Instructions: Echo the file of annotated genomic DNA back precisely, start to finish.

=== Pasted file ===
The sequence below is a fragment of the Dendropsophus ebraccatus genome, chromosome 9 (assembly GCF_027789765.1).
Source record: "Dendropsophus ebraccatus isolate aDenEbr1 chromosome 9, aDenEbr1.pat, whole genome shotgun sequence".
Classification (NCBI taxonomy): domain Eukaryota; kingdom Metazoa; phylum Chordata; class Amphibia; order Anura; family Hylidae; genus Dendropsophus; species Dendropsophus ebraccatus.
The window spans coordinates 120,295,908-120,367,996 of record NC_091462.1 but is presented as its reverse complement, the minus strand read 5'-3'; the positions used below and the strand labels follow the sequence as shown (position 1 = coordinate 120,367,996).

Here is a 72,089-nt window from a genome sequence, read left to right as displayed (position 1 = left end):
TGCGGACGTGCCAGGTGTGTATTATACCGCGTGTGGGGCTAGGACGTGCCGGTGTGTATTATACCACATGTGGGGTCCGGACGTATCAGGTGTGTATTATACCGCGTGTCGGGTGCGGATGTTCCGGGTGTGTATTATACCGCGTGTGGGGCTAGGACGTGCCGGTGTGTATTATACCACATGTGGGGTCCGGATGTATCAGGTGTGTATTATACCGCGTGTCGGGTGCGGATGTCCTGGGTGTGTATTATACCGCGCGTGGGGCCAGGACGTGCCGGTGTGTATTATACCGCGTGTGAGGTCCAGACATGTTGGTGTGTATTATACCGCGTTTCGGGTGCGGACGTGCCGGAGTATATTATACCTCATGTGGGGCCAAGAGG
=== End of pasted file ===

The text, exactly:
The sequence below is a fragment of the Dendropsophus ebraccatus genome, chromosome 9 (assembly GCF_027789765.1).
Source record: "Dendropsophus ebraccatus isolate aDenEbr1 chromosome 9, aDenEbr1.pat, whole genome shotgun sequence".
Classification (NCBI taxonomy): domain Eukaryota; kingdom Metazoa; phylum Chordata; class Amphibia; order Anura; family Hylidae; genus Dendropsophus; species Dendropsophus ebraccatus.
The window spans coordinates 120,295,908-120,367,996 of record NC_091462.1 but is presented as its reverse complement, the minus strand read 5'-3'; the positions used below and the strand labels follow the sequence as shown (position 1 = coordinate 120,367,996).

Here is a 72,089-nt window from a genome sequence, read left to right as displayed (position 1 = left end):
TGCGGACGTGCCAGGTGTGTATTATACCGCGTGTGGGGCTAGGACGTGCCGGTGTGTATTATACCACATGTGGGGTCCGGACGTATCAGGTGTGTATTATACCGCGTGTCGGGTGCGGATGTTCCGGGTGTGTATTATACCGCGTGTGGGGCTAGGACGTGCCGGTGTGTATTATACCACATGTGGGGTCCGGATGTATCAGGTGTGTATTATACCGCGTGTCGGGTGCGGATGTCCTGGGTGTGTATTATACCGCGCGTGGGGCCAGGACGTGCCGGTGTGTATTATACCGCGTGTGAGGTCCAGACATGTTGGTGTGTATTATACCGCGTTTCGGGTGCGGACGTGCCGGAGTATATTATACCTCATGTGGGGCCAAGAGG